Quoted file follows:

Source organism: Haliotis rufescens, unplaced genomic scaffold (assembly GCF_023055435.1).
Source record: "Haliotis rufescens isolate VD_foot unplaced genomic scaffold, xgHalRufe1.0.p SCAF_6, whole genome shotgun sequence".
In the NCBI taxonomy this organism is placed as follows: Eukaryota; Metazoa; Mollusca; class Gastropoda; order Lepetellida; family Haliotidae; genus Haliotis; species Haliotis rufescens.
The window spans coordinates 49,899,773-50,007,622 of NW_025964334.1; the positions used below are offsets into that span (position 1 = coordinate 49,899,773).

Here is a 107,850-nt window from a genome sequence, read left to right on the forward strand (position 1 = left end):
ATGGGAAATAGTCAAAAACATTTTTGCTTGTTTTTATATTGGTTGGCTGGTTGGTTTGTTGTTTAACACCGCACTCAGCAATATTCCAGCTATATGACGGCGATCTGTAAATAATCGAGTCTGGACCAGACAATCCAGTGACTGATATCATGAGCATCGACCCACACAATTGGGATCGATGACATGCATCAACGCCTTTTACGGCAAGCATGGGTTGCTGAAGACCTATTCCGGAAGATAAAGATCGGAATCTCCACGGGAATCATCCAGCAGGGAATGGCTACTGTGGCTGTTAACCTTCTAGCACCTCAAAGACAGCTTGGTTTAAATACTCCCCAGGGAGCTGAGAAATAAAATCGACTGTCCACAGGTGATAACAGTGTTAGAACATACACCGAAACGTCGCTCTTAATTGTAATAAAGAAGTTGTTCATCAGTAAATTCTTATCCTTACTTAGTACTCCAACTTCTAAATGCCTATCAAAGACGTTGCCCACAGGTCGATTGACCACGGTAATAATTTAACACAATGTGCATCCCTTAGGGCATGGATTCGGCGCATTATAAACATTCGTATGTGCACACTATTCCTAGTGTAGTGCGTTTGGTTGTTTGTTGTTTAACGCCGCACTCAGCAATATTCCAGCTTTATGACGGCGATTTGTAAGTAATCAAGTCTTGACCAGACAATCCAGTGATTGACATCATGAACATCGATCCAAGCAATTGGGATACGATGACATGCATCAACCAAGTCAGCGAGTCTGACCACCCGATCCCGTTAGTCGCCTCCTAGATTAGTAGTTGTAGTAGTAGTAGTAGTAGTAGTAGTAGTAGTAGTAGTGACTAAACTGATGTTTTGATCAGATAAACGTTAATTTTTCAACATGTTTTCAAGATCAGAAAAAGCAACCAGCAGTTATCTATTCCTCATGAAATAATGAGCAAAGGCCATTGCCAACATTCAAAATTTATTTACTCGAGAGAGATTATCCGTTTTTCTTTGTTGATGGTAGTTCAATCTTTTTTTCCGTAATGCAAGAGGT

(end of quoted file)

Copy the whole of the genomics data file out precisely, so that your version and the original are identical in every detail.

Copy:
Source organism: Haliotis rufescens, unplaced genomic scaffold (assembly GCF_023055435.1).
Source record: "Haliotis rufescens isolate VD_foot unplaced genomic scaffold, xgHalRufe1.0.p SCAF_6, whole genome shotgun sequence".
In the NCBI taxonomy this organism is placed as follows: Eukaryota; Metazoa; Mollusca; class Gastropoda; order Lepetellida; family Haliotidae; genus Haliotis; species Haliotis rufescens.
The window spans coordinates 49,899,773-50,007,622 of NW_025964334.1; the positions used below are offsets into that span (position 1 = coordinate 49,899,773).

Here is a 107,850-nt window from a genome sequence, read left to right on the forward strand (position 1 = left end):
ATGGGAAATAGTCAAAAACATTTTTGCTTGTTTTTATATTGGTTGGCTGGTTGGTTTGTTGTTTAACACCGCACTCAGCAATATTCCAGCTATATGACGGCGATCTGTAAATAATCGAGTCTGGACCAGACAATCCAGTGACTGATATCATGAGCATCGACCCACACAATTGGGATCGATGACATGCATCAACGCCTTTTACGGCAAGCATGGGTTGCTGAAGACCTATTCCGGAAGATAAAGATCGGAATCTCCACGGGAATCATCCAGCAGGGAATGGCTACTGTGGCTGTTAACCTTCTAGCACCTCAAAGACAGCTTGGTTTAAATACTCCCCAGGGAGCTGAGAAATAAAATCGACTGTCCACAGGTGATAACAGTGTTAGAACATACACCGAAACGTCGCTCTTAATTGTAATAAAGAAGTTGTTCATCAGTAAATTCTTATCCTTACTTAGTACTCCAACTTCTAAATGCCTATCAAAGACGTTGCCCACAGGTCGATTGACCACGGTAATAATTTAACACAATGTGCATCCCTTAGGGCATGGATTCGGCGCATTATAAACATTCGTATGTGCACACTATTCCTAGTGTAGTGCGTTTGGTTGTTTGTTGTTTAACGCCGCACTCAGCAATATTCCAGCTTTATGACGGCGATTTGTAAGTAATCAAGTCTTGACCAGACAATCCAGTGATTGACATCATGAACATCGATCCAAGCAATTGGGATACGATGACATGCATCAACCAAGTCAGCGAGTCTGACCACCCGATCCCGTTAGTCGCCTCCTAGATTAGTAGTTGTAGTAGTAGTAGTAGTAGTAGTAGTAGTAGTAGTAGTGACTAAACTGATGTTTTGATCAGATAAACGTTAATTTTTCAACATGTTTTCAAGATCAGAAAAAGCAACCAGCAGTTATCTATTCCTCATGAAATAATGAGCAAAGGCCATTGCCAACATTCAAAATTTATTTACTCGAGAGAGATTATCCGTTTTTCTTTGTTGATGGTAGTTCAATCTTTTTTTCCGTAATGCAAGAGGT